WiFi works in:
      ...countries that are hotter (Southern Europe), Wetter (Hong Kong), Colder (Sweden), Dryer (Greece) and more legally obtuse (USA) than the UK. I think we'll be fine. FUD off.

  • ...that houses with television antennas are at greater risk of lightning strikes. This is a rare example of when the developed world would be hit harder than developing countries. If climate change threatens the quality of your television signal, then you will be disadvantaged, which is why we must address the question.
    • Developing countries tend to rely on pure cell phone service. Developed countries have lots of legacy POTS equipment. So when signal degrades, the developing countries will be without communications, but the developed countries will still have some comm lines open.
  • by jmorris42 (1458) * <jmorris.beau@org> on Monday May 09, 2011 @06:56PM (#36077272)

    If this is the best "DOOM!" Climate Change story the legacy media can whip up today maybe we are near the end of the scare.

    Then we who are sane can set about purging the defilers from the temples of Science! and setting it to rights.

    Climate Change can't possibly be science, it fails one of the most basic tenets in that it isn't falsifiable. Try it if you doubt, ask a True Believer masquarading as a scientist what test could falsify their theory. There isn't one. IT gets warmer, Global Warming. Cooler? Climate Change. Drier? Wetter? More ice? Less ice? More clouds? Less clouds? And so on. All data lead the Warmist to the exact same conclusions and more importantly the exact same policy prescriptions. And of course a real scientist wouldn't dare propose policy on such a complex question in the knowledge of his ignorance of too many other fields.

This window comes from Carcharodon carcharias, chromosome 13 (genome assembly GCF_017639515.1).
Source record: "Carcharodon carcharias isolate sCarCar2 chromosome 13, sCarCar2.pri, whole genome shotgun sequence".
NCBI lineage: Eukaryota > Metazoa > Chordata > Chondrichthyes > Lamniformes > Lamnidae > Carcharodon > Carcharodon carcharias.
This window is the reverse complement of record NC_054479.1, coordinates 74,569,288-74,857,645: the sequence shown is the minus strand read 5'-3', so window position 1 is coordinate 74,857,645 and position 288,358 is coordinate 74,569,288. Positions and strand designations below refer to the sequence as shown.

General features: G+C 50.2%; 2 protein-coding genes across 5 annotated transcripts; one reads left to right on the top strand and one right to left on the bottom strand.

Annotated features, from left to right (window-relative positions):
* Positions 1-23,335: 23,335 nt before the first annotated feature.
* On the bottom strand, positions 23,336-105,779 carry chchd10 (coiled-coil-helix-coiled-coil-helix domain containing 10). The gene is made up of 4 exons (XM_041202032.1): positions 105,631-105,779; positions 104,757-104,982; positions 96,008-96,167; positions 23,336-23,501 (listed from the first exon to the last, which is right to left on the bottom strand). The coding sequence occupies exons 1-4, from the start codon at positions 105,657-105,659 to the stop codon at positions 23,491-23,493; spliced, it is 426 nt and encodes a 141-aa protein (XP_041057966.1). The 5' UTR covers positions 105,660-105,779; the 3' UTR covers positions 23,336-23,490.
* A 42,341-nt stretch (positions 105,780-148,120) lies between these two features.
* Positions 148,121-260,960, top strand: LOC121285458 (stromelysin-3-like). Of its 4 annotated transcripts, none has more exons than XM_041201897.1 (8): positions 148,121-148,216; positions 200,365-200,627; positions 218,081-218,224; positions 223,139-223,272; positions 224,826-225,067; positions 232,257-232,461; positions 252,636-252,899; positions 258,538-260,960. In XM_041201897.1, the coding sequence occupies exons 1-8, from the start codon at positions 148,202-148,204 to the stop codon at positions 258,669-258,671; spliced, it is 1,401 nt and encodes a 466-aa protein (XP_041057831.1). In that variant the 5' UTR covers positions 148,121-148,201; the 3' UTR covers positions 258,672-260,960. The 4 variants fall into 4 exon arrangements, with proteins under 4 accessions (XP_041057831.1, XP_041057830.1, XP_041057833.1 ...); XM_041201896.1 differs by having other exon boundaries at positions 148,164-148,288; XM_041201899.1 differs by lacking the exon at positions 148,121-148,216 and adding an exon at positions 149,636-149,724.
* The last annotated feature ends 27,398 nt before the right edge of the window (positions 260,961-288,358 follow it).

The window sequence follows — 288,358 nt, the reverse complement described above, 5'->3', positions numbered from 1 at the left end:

• by kesuki (321456)

      there is always a scare. there is always an enemy. there is always something to fix.

      when all three of those rules fail then something bad really did happen.

      allah the word means 'everyone'

      i don't want to spoil the ending for you, but the truth is really out there. and i was able to handle it. it is a little sad but oh well.

    • by shutdown -p now (807394) on Monday May 09, 2011 @08:40PM (#36078086) Journal

      GW would be easily falsified by a statistically significant (i.e. long) period of temperatures going down that could not be explained by some other clearly observing and temporary phenomenon. So far we haven't seen such a thing.

    • by spicate (667270)
      You aren't sane, you are ignorant. Climate is a complex system and it's difficult to predict on a local level exactly how greenhouse gas emissions will affect it. It will likely get warmer in most places, most of the time, but that doesn't mean there might not be geographic and seasonal variations. Overall, however, the warming trend is clear and rapid. The increase in CO2 and other greenhouse gas levels in the atmosphere is clear and rapid. The greenhouse effect is a well-theorized and empirically-support
    • by Arlet (29997)

      Try it if you doubt, ask a True Believer masquarading as a scientist what test could falsify their theory.

      Simple, a long term global temperature trend that doesn't go up despite predictions would falsify the theory.

      But it doesn't look like there's much chance of that:
      http://www.columbia.edu/~mhs119/Temperature/dTs_60+132mons.gif [columbia.edu]

  • by geekpowa (916089) on Monday May 09, 2011 @07:00PM (#36077304)

    Not least it's ability to make seemingly educated adults believe absurd things, like this article or that the end of civilisation as we know will occur in their life time. (Who else believed that the end of days was going to occur within the span of their natural life?).